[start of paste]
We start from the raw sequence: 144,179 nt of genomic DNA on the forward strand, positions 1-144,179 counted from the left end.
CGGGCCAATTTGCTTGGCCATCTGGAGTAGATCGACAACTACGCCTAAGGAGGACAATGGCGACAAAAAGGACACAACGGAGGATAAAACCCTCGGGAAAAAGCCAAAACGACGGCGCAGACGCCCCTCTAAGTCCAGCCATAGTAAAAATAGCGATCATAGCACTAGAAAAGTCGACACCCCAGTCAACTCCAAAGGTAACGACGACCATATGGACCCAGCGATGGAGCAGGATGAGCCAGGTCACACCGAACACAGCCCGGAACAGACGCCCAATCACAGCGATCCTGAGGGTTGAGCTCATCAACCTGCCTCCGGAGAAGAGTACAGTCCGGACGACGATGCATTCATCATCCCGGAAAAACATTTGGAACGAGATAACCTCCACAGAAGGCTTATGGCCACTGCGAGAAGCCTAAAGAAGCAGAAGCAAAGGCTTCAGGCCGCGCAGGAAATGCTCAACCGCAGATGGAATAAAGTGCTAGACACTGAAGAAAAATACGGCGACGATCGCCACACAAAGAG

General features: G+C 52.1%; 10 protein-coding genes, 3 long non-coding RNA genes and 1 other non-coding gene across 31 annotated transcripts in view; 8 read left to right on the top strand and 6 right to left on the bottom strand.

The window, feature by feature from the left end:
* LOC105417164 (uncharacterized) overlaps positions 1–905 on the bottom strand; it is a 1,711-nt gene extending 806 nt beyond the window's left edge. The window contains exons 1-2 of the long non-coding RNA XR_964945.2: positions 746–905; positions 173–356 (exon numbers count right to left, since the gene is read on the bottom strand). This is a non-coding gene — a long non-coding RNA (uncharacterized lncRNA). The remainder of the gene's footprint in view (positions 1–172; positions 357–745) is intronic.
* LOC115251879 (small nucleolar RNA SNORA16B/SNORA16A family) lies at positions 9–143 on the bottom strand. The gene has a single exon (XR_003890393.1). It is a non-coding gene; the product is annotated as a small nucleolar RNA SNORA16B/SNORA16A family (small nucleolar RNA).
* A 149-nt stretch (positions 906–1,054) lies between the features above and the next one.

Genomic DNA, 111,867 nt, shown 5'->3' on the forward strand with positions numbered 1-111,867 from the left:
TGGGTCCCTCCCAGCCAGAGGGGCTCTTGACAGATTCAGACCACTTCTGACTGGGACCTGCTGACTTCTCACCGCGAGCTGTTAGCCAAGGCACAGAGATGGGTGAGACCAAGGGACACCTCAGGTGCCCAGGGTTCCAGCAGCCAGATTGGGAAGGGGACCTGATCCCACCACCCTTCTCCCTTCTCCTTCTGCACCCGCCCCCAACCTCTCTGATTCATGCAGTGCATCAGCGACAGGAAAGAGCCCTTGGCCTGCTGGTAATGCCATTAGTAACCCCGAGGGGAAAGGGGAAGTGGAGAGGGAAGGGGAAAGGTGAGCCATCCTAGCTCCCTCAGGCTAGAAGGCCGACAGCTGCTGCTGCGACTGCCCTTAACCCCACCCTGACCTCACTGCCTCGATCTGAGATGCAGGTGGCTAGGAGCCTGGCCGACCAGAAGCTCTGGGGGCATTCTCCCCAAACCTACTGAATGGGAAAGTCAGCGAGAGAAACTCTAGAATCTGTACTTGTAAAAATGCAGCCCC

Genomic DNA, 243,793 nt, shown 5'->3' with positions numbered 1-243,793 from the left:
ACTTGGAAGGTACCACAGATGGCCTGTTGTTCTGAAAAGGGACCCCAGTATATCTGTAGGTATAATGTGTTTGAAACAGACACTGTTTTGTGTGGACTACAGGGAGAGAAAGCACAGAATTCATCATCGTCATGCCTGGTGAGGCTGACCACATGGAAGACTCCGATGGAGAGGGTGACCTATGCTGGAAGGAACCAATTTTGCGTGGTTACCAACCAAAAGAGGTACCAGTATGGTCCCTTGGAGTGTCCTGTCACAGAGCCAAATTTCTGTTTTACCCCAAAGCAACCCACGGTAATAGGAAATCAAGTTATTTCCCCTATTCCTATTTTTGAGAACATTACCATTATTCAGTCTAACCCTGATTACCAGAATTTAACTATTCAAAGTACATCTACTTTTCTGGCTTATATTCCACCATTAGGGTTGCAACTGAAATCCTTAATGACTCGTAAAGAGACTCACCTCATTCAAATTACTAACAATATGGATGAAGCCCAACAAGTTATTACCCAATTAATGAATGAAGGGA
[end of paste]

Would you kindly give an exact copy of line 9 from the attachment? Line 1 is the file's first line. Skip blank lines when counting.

TGGGTCCCTCCCAGCCAGAGGGGCTCTTGACAGATTCAGACCACTTCTGACTGGGACCTGCTGACTTCTCACCGCGAGCTGTTAGCCAAGGCACAGAGATGGGTGAGACCAAGGGACACCTCAGGTGCCCAGGGTTCCAGCAGCCAGATTGGGAAGGGGACCTGATCCCACCACCCTTCTCCCTTCTCCTTCTGCACCCGCCCCCAACCTCTCTGATTCATGCAGTGCATCAGCGACAGGAAAGAGCCCTTGGCCTGCTGGTAATGCCATTAGTAACCCCGAGGGGAAAGGGGAAGTGGAGAGGGAAGGGGAAAGGTGAGCCATCCTAGCTCCCTCAGGCTAGAAGGCCGACAGCTGCTGCTGCGACTGCCCTTAACCCCACCCTGACCTCACTGCCTCGATCTGAGATGCAGGTGGCTAGGAGCCTGGCCGACCAGAAGCTCTGGGGGCATTCTCCCCAAACCTACTGAATGGGAAAGTCAGCGAGAGAAACTCTAGAATCTGTACTTGTAAAAATGCAGCCCC